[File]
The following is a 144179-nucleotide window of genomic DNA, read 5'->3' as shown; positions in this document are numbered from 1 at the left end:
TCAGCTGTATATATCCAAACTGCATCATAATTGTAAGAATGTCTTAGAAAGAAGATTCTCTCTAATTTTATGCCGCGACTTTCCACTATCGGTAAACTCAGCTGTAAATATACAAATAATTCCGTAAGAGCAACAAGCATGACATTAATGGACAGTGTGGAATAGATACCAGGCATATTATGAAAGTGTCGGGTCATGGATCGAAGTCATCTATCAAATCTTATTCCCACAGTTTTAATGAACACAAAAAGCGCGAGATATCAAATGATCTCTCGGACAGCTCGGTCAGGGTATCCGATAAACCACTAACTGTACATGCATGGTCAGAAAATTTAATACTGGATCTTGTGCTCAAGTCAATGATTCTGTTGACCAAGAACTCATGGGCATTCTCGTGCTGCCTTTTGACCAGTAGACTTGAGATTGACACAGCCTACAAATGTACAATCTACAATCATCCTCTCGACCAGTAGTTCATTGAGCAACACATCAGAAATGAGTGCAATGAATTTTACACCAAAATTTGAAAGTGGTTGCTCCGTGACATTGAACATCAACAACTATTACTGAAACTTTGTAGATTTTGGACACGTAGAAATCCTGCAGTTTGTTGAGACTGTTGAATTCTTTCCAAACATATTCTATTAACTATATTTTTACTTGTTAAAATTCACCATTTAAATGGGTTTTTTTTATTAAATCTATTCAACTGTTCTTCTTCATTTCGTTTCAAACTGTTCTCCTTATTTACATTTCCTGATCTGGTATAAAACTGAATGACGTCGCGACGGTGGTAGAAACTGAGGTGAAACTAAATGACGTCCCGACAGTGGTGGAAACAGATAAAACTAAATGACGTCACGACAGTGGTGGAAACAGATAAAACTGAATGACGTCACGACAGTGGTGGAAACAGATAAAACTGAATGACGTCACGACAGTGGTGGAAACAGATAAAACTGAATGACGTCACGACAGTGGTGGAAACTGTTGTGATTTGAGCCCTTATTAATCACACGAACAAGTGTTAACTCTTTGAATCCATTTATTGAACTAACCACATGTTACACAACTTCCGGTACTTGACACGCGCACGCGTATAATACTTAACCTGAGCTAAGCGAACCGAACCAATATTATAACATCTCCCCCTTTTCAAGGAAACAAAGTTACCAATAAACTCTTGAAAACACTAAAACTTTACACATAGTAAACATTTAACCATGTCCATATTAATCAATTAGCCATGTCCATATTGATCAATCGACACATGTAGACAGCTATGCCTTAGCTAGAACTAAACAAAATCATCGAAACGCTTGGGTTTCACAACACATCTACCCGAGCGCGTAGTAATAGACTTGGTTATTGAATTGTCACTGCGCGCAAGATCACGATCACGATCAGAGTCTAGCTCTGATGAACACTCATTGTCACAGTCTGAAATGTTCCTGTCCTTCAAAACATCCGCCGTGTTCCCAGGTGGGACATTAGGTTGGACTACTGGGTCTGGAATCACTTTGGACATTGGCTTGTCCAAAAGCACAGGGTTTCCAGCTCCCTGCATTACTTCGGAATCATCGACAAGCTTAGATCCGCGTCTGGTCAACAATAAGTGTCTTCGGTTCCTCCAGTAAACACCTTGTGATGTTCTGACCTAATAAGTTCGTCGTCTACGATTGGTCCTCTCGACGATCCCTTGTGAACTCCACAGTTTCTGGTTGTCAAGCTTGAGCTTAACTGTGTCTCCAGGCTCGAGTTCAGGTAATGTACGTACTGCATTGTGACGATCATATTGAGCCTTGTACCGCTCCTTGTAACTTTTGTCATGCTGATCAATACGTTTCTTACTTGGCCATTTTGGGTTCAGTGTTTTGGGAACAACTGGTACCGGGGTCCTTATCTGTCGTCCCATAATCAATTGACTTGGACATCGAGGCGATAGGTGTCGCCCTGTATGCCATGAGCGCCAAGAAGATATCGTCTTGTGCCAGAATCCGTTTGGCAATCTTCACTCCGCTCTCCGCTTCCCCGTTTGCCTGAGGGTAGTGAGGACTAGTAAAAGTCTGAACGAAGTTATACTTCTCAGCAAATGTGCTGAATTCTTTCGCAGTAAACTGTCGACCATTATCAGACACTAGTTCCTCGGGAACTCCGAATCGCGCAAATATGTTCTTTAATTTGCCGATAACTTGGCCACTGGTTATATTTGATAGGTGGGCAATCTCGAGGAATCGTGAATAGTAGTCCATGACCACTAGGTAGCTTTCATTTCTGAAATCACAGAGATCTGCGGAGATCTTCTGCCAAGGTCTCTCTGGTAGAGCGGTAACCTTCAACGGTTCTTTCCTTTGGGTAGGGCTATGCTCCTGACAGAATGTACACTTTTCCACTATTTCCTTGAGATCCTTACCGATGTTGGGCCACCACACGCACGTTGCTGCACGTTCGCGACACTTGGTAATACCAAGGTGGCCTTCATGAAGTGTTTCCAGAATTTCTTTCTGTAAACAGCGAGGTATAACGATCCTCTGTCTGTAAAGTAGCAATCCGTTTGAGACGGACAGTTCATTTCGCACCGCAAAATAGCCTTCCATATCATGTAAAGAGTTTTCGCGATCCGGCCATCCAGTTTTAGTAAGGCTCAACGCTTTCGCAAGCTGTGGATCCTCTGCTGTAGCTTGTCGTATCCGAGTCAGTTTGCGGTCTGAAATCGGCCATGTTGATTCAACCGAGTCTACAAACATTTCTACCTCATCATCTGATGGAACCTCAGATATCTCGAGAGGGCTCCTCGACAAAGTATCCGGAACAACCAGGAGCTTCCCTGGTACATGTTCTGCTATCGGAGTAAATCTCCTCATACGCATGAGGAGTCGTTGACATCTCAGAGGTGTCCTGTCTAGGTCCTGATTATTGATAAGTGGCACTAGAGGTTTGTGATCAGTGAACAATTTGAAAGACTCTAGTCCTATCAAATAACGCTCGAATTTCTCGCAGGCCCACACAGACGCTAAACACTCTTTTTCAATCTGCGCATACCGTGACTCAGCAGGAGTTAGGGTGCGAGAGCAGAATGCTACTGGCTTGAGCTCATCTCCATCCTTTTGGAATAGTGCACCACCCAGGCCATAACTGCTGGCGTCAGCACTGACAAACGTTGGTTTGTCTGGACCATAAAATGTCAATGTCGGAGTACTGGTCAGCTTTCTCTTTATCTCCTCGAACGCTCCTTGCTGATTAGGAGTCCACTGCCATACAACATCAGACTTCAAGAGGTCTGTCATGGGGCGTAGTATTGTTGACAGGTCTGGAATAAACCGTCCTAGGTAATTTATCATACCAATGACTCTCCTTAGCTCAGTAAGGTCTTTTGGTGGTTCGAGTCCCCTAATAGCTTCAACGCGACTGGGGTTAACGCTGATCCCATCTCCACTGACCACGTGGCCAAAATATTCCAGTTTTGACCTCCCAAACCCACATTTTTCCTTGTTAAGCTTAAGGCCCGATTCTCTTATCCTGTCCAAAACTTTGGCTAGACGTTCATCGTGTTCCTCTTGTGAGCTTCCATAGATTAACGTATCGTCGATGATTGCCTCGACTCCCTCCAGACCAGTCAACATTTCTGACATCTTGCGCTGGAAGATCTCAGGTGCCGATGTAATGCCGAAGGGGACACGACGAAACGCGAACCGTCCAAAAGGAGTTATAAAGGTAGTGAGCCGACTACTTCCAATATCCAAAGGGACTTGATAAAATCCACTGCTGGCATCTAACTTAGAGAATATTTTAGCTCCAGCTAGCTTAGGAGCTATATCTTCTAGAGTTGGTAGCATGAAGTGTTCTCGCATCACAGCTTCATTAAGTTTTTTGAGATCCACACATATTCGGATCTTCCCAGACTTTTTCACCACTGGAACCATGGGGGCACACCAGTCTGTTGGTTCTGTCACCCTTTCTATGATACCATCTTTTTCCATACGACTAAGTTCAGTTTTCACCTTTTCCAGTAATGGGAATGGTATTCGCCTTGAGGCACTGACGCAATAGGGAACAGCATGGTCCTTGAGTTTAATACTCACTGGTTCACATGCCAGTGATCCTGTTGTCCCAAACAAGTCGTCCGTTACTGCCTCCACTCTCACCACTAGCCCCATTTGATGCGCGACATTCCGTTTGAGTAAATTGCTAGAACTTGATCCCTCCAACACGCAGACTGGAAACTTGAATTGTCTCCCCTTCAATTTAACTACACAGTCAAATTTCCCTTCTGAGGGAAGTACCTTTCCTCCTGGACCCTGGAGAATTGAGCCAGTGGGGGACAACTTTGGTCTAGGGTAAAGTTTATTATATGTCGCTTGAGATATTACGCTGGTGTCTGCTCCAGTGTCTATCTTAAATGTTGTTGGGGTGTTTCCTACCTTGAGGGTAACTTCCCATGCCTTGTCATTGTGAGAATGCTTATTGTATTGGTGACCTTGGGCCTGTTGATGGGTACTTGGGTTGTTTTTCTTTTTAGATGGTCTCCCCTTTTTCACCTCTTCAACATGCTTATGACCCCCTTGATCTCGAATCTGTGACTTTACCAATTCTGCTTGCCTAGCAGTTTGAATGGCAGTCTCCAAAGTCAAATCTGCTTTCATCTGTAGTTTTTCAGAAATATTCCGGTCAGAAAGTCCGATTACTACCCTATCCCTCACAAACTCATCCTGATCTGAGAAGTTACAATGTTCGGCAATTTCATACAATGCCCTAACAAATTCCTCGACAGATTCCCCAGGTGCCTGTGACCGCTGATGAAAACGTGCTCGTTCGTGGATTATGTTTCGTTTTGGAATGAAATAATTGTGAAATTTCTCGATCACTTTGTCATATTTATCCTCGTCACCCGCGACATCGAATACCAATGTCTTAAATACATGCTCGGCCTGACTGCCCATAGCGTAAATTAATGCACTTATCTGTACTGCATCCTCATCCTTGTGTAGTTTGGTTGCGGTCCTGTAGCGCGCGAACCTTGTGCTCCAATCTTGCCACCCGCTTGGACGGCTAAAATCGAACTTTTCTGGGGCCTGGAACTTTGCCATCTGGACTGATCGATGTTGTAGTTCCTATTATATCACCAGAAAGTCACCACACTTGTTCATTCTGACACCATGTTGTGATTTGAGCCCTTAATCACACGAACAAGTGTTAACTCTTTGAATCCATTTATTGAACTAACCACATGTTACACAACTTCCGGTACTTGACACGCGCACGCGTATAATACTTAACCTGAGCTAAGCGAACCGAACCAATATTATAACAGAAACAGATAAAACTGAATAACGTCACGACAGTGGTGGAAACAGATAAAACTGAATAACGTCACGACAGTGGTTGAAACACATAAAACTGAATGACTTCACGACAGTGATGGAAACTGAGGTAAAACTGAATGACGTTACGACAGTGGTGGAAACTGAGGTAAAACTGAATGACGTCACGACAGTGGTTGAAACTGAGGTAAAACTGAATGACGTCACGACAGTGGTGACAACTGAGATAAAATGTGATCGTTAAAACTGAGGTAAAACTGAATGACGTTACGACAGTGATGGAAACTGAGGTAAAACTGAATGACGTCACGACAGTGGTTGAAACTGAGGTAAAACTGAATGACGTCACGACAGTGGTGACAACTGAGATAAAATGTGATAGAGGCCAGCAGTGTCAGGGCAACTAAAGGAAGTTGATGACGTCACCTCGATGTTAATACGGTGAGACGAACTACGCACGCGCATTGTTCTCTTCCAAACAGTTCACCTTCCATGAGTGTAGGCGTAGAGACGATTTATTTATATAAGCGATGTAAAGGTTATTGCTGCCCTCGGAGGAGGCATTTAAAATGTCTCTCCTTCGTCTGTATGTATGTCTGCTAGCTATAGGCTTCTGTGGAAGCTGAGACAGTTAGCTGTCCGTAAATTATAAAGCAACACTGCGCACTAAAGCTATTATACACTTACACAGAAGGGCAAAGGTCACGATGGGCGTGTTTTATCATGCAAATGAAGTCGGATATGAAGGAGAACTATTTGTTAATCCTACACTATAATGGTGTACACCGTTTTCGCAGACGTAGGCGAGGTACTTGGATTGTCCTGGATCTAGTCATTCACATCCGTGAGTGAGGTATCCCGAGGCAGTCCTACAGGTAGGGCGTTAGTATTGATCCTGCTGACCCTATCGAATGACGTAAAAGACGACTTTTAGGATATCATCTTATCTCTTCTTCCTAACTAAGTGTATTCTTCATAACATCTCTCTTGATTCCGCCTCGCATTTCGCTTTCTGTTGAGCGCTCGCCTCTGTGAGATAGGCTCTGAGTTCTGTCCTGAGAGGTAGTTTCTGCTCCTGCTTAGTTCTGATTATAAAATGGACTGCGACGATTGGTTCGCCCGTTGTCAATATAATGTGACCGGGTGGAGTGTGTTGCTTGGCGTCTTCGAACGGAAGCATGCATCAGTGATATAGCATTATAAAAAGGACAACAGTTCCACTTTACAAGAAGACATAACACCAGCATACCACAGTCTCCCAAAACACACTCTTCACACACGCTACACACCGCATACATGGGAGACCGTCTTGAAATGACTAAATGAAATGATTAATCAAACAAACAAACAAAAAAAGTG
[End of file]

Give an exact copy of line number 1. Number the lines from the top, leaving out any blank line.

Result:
The following is a 144179-nucleotide window of genomic DNA, read 5'->3' as shown; positions in this document are numbered from 1 at the left end: